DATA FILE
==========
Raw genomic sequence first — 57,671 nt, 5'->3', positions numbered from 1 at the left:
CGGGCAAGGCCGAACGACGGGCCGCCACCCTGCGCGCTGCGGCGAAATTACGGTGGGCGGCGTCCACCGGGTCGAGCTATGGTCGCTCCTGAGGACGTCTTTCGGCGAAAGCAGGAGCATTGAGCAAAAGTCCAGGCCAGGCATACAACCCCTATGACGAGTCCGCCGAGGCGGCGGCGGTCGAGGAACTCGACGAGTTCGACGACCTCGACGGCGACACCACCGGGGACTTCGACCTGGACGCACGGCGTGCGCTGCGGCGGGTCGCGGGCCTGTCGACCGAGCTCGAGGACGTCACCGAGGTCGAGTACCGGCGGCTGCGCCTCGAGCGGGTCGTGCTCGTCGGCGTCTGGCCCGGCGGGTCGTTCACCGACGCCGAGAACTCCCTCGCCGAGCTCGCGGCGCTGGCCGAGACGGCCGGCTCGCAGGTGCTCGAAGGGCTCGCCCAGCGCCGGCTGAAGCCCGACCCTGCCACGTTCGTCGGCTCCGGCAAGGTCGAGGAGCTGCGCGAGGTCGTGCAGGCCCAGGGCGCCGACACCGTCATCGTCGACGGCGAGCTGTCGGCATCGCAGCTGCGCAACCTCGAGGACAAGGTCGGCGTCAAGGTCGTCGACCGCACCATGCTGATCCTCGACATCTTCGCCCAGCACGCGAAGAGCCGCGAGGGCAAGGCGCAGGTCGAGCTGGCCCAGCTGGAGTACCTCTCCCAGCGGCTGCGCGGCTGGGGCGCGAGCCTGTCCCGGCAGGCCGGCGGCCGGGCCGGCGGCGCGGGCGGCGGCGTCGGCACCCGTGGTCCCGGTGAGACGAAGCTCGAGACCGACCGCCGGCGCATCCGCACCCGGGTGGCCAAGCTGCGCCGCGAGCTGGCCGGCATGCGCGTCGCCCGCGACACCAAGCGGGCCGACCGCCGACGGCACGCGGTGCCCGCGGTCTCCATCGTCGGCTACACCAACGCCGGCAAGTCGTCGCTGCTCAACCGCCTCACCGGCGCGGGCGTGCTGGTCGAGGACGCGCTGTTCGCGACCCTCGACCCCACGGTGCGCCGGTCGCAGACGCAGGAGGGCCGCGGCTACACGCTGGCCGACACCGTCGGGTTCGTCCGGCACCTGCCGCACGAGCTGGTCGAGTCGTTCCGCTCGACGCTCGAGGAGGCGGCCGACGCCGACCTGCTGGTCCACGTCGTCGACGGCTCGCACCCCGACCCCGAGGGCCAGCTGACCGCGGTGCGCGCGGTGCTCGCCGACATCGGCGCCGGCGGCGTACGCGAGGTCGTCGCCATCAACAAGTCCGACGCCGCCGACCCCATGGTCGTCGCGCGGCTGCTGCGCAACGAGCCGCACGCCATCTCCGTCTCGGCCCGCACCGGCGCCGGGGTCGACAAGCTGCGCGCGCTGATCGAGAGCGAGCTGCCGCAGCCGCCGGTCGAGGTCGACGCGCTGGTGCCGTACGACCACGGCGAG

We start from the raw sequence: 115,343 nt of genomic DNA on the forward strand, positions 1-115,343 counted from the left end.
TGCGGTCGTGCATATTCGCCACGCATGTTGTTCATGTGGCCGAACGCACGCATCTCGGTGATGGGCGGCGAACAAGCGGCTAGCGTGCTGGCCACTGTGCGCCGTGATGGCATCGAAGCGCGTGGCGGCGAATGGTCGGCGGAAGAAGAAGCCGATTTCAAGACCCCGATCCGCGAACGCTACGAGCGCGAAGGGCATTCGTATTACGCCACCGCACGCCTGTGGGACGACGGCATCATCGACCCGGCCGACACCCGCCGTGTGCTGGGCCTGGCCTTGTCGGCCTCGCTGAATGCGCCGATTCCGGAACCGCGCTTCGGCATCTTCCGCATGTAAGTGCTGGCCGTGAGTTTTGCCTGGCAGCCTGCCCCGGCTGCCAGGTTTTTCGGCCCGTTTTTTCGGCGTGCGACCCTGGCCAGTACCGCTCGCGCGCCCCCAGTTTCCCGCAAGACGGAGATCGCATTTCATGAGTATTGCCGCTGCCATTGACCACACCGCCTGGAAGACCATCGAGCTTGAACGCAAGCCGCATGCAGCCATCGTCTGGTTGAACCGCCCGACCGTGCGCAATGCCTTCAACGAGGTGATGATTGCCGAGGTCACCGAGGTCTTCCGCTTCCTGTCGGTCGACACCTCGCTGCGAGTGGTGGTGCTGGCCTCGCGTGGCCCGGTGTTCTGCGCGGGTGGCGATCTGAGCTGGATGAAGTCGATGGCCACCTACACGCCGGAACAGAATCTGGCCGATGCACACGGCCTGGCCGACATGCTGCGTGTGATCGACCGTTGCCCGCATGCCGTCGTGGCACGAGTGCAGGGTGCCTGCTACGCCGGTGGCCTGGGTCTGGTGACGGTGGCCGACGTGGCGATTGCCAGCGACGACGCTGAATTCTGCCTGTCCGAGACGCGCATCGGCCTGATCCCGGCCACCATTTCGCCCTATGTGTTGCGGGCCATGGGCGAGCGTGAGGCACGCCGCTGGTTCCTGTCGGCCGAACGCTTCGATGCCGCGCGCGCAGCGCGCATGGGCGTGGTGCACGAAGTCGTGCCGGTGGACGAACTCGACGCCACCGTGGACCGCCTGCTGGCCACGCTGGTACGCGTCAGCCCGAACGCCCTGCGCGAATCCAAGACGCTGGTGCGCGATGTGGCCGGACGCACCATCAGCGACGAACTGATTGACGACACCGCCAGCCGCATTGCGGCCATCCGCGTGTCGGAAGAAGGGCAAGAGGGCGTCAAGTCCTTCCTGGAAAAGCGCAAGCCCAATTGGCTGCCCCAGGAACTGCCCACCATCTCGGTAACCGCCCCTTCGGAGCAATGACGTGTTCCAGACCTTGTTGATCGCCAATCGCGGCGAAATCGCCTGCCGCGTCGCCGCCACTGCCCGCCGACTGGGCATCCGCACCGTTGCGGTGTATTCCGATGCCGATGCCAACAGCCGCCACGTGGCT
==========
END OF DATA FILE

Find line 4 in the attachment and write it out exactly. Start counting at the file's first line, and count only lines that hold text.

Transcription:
TGCGGTCGTGCATATTCGCCACGCATGTTGTTCATGTGGCCGAACGCACGCATCTCGGTGATGGGCGGCGAACAAGCGGCTAGCGTGCTGGCCACTGTGCGCCGTGATGGCATCGAAGCGCGTGGCGGCGAATGGTCGGCGGAAGAAGAAGCCGATTTCAAGACCCCGATCCGCGAACGCTACGAGCGCGAAGGGCATTCGTATTACGCCACCGCACGCCTGTGGGACGACGGCATCATCGACCCGGCCGACACCCGCCGTGTGCTGGGCCTGGCCTTGTCGGCCTCGCTGAATGCGCCGATTCCGGAACCGCGCTTCGGCATCTTCCGCATGTAAGTGCTGGCCGTGAGTTTTGCCTGGCAGCCTGCCCCGGCTGCCAGGTTTTTCGGCCCGTTTTTTCGGCGTGCGACCCTGGCCAGTACCGCTCGCGCGCCCCCAGTTTCCCGCAAGACGGAGATCGCATTTCATGAGTATTGCCGCTGCCATTGACCACACCGCCTGGAAGACCATCGAGCTTGAACGCAAGCCGCATGCAGCCATCGTCTGGTTGAACCGCCCGACCGTGCGCAATGCCTTCAACGAGGTGATGATTGCCGAGGTCACCGAGGTCTTCCGCTTCCTGTCGGTCGACACCTCGCTGCGAGTGGTGGTGCTGGCCTCGCGTGGCCCGGTGTTCTGCGCGGGTGGCGATCTGAGCTGGATGAAGTCGATGGCCACCTACACGCCGGAACAGAATCTGGCCGATGCACACGGCCTGGCCGACATGCTGCGTGTGATCGACCGTTGCCCGCATGCCGTCGTGGCACGAGTGCAGGGTGCCTGCTACGCCGGTGGCCTGGGTCTGGTGACGGTGGCCGACGTGGCGATTGCCAGCGACGACGCTGAATTCTGCCTGTCCGAGACGCGCATCGGCCTGATCCCGGCCACCATTTCGCCCTATGTGTTGCGGGCCATGGGCGAGCGTGAGGCACGCCGCTGGTTCCTGTCGGCCGAACGCTTCGATGCCGCGCGCGCAGCGCGCATGGGCGTGGTGCACGAAGTCGTGCCGGTGGACGAACTCGACGCCACCGTGGACCGCCTGCTGGCCACGCTGGTACGCGTCAGCCCGAACGCCCTGCGCGAATCCAAGACGCTGGTGCGCGATGTGGCCGGACGCACCATCAGCGACGAACTGATTGACGACACCGCCAGCCGCATTGCGGCCATCCGCGTGTCGGAAGAAGGGCAAGAGGGCGTCAAGTCCTTCCTGGAAAAGCGCAAGCCCAATTGGCTGCCCCAGGAACTGCCCACCATCTCGGTAACCGCCCCTTCGGAGCAATGACGTGTTCCAGACCTTGTTGATCGCCAATCGCGGCGAAATCGCCTGCCGCGTCGCCGCCACTGCCCGCCGACTGGGCATCCGCACCGTTGCGGTGTATTCCGATGCCGATGCCAACAGCCGCCACGTGGCT